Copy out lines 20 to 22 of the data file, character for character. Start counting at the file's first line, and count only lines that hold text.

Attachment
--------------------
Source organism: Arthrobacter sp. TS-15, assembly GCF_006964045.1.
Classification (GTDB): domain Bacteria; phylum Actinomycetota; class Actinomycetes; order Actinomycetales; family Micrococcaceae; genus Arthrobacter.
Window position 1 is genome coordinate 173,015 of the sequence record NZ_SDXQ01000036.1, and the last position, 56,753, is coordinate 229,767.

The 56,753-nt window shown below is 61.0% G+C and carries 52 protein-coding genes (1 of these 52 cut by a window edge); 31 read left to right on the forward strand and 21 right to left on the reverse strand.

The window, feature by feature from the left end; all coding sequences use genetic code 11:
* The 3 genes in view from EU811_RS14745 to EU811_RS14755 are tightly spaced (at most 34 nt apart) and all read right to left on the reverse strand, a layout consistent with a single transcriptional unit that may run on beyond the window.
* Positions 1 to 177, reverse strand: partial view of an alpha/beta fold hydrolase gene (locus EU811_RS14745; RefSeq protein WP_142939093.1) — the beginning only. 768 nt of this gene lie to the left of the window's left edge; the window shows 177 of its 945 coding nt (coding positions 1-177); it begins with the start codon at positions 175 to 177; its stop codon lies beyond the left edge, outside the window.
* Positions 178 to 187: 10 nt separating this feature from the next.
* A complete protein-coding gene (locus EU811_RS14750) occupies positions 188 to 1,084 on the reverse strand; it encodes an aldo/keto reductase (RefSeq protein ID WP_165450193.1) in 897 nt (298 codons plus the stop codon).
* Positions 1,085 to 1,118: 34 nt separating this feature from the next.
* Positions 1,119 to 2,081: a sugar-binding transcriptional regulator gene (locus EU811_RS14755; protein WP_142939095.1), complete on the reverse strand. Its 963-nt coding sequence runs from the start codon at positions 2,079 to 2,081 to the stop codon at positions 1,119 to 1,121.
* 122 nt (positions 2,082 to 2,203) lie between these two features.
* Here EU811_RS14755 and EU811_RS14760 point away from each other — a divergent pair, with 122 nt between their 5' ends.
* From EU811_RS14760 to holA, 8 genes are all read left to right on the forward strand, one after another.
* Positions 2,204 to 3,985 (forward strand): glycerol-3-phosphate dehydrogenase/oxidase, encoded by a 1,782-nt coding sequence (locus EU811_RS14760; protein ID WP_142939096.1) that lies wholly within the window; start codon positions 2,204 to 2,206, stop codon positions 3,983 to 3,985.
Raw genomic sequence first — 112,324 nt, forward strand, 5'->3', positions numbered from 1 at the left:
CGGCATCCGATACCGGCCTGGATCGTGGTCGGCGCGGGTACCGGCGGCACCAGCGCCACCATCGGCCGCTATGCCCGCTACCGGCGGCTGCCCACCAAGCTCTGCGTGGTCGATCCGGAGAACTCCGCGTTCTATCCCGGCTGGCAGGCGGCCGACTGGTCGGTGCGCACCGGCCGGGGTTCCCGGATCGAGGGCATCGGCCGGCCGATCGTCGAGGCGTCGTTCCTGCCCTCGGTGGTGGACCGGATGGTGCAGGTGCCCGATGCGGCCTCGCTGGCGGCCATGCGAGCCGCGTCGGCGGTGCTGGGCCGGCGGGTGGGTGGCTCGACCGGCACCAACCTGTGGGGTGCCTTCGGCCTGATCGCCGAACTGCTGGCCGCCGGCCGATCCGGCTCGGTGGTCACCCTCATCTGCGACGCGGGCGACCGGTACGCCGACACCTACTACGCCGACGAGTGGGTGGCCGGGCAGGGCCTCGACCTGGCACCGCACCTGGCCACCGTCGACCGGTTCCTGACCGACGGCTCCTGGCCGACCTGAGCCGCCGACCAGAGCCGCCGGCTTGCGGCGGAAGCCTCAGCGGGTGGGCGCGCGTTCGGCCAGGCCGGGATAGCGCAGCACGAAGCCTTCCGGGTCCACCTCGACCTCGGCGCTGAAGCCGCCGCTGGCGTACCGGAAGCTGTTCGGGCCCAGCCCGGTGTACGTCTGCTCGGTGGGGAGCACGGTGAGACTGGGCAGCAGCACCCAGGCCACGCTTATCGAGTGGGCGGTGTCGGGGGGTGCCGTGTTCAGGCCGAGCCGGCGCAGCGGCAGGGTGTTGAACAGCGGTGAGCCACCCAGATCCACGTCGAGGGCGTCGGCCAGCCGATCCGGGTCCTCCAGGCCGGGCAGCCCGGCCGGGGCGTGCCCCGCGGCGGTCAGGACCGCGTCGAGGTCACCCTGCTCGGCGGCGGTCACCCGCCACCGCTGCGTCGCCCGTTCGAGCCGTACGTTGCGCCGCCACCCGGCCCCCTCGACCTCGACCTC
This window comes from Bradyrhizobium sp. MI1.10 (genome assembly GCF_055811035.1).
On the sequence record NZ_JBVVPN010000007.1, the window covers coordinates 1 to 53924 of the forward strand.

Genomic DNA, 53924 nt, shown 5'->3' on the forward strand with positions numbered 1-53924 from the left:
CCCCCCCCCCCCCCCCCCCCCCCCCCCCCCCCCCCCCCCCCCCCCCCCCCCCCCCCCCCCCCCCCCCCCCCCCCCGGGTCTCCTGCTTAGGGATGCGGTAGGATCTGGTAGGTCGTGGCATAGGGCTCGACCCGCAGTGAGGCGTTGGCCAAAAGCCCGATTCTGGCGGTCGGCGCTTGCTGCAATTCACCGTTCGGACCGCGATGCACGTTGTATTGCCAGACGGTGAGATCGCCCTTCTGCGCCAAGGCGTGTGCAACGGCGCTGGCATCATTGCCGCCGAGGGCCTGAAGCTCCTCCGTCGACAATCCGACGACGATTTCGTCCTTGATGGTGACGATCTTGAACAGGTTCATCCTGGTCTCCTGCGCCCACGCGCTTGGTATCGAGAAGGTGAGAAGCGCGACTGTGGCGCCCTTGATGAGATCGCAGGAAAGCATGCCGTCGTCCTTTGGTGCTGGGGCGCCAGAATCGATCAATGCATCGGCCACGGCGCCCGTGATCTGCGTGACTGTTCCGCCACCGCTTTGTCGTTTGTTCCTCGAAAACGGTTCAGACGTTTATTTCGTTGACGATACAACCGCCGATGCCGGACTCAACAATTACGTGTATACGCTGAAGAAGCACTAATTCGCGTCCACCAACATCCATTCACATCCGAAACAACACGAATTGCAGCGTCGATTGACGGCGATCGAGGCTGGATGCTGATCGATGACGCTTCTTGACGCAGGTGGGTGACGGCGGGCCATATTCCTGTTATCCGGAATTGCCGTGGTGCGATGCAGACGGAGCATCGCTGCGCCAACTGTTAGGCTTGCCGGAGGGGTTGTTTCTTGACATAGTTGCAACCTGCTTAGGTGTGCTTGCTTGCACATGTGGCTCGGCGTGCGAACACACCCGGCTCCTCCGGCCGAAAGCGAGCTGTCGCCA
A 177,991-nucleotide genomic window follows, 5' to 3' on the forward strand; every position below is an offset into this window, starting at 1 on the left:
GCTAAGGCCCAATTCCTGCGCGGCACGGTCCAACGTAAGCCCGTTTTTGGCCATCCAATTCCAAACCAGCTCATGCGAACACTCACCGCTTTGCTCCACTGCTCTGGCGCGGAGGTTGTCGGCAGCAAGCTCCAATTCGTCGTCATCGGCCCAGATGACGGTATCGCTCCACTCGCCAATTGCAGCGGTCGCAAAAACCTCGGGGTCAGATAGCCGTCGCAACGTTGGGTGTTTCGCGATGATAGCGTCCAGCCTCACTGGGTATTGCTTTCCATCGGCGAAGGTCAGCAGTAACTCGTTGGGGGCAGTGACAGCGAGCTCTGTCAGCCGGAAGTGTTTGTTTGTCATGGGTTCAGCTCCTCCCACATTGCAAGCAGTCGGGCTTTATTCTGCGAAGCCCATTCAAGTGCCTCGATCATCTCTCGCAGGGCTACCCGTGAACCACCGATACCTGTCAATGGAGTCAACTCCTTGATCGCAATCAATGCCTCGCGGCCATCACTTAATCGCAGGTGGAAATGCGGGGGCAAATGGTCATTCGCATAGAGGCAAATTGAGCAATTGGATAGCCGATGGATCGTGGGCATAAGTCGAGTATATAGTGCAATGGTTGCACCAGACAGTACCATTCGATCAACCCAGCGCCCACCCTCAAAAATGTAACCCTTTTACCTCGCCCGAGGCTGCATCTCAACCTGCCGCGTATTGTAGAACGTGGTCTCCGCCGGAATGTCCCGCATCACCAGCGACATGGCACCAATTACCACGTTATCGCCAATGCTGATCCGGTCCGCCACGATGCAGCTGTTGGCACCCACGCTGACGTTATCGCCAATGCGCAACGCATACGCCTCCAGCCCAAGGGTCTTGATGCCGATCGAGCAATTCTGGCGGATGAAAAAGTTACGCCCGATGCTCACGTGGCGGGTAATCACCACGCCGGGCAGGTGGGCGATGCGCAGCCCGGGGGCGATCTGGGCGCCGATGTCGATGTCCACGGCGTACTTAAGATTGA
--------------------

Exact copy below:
Genomic DNA, 53924 nt, shown 5'->3' on the forward strand with positions numbered 1-53924 from the left:
CCCCCCCCCCCCCCCCCCCCCCCCCCCCCCCCCCCCCCCCCCCCCCCCCCCCCCCCCCCCCCCCCCCCCCCCCCCGGGTCTCCTGCTTAGGGATGCGGTAGGATCTGGTAGGTCGTGGCATAGGGCTCGACCCGCAGTGAGGCGTTGGCCAAAAGCCCGATTCTGGCGGTCGGCGCTTGCTGCAATTCACCGTTCGGACCGCGATGCACGTTGTATTGCCAGACGGTGAGATCGCCCTTCTGCGCCAAGGCGTGTGCAACGGCGCTGGCATCATTGCCGCCGAGGGCCTGAAGCTCCTCCGTCGACAATCCGACGACGATTTCGTCCTTGATGGTGACGATCTTGAACAGGTTCATCCTGGTCTCCTGCGCCCACGCGCTTGGTATCGAGAAGGTGAGAAGCGCGACTGTGGCGCCCTTGATGAGATCGCAGGAAAGCATGCCGTCGTCCTTTGGTGCTGGGGCGCCAGAATCGATCAATGCATCGGCCACGGCGCCCGTGATCTGCGTGACTGTTCCGCCACCGCTTTGTCGTTTGTTCCTCGAAAACGGTTCAGACGTTTATTTCGTTGACGATACAACCGCCGATGCCGGACTCAACAATTACGTGTATACGCTGAAGAAGCACTAATTCGCGTCCACCAACATCCATTCACATCCGAAACAACACGAATTGCAGCGTCGATTGACGGCGATCGAGGCTGGATGCTGATCGATGACGCTTCTTGACGCAGGTGGGTGACGGCGGGCCATATTCCTGTTATCCGGAATTGCCGTGGTGCGATGCAGACGGAGCATCGCTGCGCCAACTGTTAGGCTTGCCGGAGGGGTTGTTTCTTGACATAGTTGCAACCTGCTTAGGTGTGCTTGCTTGCACATGTGGCTCGGCGTGCGAACACACCCGGCTCCTCCGGCCGAAAGCGAGCTGTCGCCA
A 177,991-nucleotide genomic window follows, 5' to 3' on the forward strand; every position below is an offset into this window, starting at 1 on the left: